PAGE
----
78° San Marcos
The Student News Site of Texas State University

The University Star




The Student News Site of Texas State University

The University Star

The Student News Site of Texas State University

The University Star

SUBMIT NEWS

If you're interested in submitting News, click here.

LETTER TO THE EDITOR

If you're interested in submitting a Letter to the Editor, click here.

San Marcos no longer a safe city to reside

San Marcos is known for its charm and local fun for families, students and passersby. The community is close and continuously thrives as residents from San Antonio, Austin and surrounding areas visit for school or activities. However, San Marcos is no longer the small town safe community it once was. The crime rate has gone up, threatening the safety of residents.
In 2019 alone, there have been burglaries, a murder-suicide and sexual assaults. With crimes happening seemingly one after the other, it begs the question of security in San Marcos. According to the San Marcos Police Department, there have been 76 violent crimes and 150 property crimes through April, both expected to exceed previous yearly highs. As the population continues to increase, so do crime rates, making San Marcos less of a worry-free campus.
With the fall semester freshly started, a string of incidents has already occurred back-to-back. Just before the semester began, a man was arrested Aug. 23 for a string of armed robberies at The Cedar Apartments.
The week prior to the fall semester, a homicide occurred at Veterans Park Aug. 24, five minutes by car from campus. Several days later, a SWAT team was called Aug. 27 after a terrorist threat, theft and attempted kidnapping suspect was held up on the 700 block of Bishop Street. The suspect was captured but left a sense of unease as students were returning to their homes away from home.
Student apartments are ahead of the elderly when it comes to being targeted for burglary, since student living tends to provide opportunities for thieves. Most student-living apartments do not come with quality security systems—if anything besides a basic house lock.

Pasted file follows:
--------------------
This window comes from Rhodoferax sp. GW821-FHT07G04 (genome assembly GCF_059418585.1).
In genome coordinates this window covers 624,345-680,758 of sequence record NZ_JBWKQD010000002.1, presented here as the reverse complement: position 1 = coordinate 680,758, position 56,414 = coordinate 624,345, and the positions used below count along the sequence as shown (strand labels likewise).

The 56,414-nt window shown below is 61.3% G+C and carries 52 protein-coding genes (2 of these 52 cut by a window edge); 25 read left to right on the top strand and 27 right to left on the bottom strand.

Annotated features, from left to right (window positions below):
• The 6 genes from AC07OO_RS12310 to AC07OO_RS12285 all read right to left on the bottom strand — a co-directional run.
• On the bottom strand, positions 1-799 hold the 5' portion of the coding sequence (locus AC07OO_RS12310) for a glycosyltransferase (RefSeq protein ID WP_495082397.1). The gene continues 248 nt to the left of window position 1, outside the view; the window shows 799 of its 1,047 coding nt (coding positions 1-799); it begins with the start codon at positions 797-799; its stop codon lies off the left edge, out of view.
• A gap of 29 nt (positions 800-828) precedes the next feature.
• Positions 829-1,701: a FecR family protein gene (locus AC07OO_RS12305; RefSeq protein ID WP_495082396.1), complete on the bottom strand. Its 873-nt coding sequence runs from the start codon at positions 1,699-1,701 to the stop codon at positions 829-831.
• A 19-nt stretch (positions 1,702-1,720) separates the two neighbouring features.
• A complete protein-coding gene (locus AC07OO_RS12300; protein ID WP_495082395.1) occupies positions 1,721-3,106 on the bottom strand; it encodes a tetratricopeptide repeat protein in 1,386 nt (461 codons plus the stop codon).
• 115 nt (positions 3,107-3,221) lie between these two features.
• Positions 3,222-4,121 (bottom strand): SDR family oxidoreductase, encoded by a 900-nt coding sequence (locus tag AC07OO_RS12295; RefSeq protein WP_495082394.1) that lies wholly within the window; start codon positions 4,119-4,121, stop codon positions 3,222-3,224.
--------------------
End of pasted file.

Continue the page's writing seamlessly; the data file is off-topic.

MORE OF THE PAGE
A series of rapes and aggravated assaults occurred in a short amount of time between late April and early May 2019 in three different student apartment complexes. The suspects lived in the same off-campus housing, which shows how easily a student can fall victim to crime. On the peak is the Iconic Village apartment fire; the suspect has yet to be caught, leaving the community of San Marcos reeling.
The threat to safety is not solely from off-campus housing but can be felt on campus as well. In 2018, white supremacist business cards were found on campus. This type of propaganda is nothing new since in 2017, a white supremacist banner was strewn across Alkek Library.
In May 2019, a fight broke out after a protest on campus left four students arrested after reports of a conservative group called the Texas Nomads were coming to campus. Such threats can be common on college campuses, but the weight of the potential danger plays a greater role when over half ofenrolled students are minorities.
San Marcos no longer feels safe. It does not feel safe to walk around the city at night; it does not feel safe in an apartment. There should be no doubt violent crime is on the rise, which demands more attention to protect the student population and locals. With the freshmen class growing each year, the problem is likely to expand as well.
College towns all have ups and downs, but San Marcos is visibly losing its charm, which can turn students away, or worse, students are more likely to come in harm’s way.
An influx of students is making San Marcos their home for the next few years or more, meaning there needs to be additional protection services to compensate for this increase. Students must become more aware as this trend only seems to be intensifying as the years go on.

Donate to The University Star

Your donation will support the student journalists of Texas State University. Your contribution will allow us to purchase equipment and cover our annual website hosting costs.

More to Discover
Donate to The University Star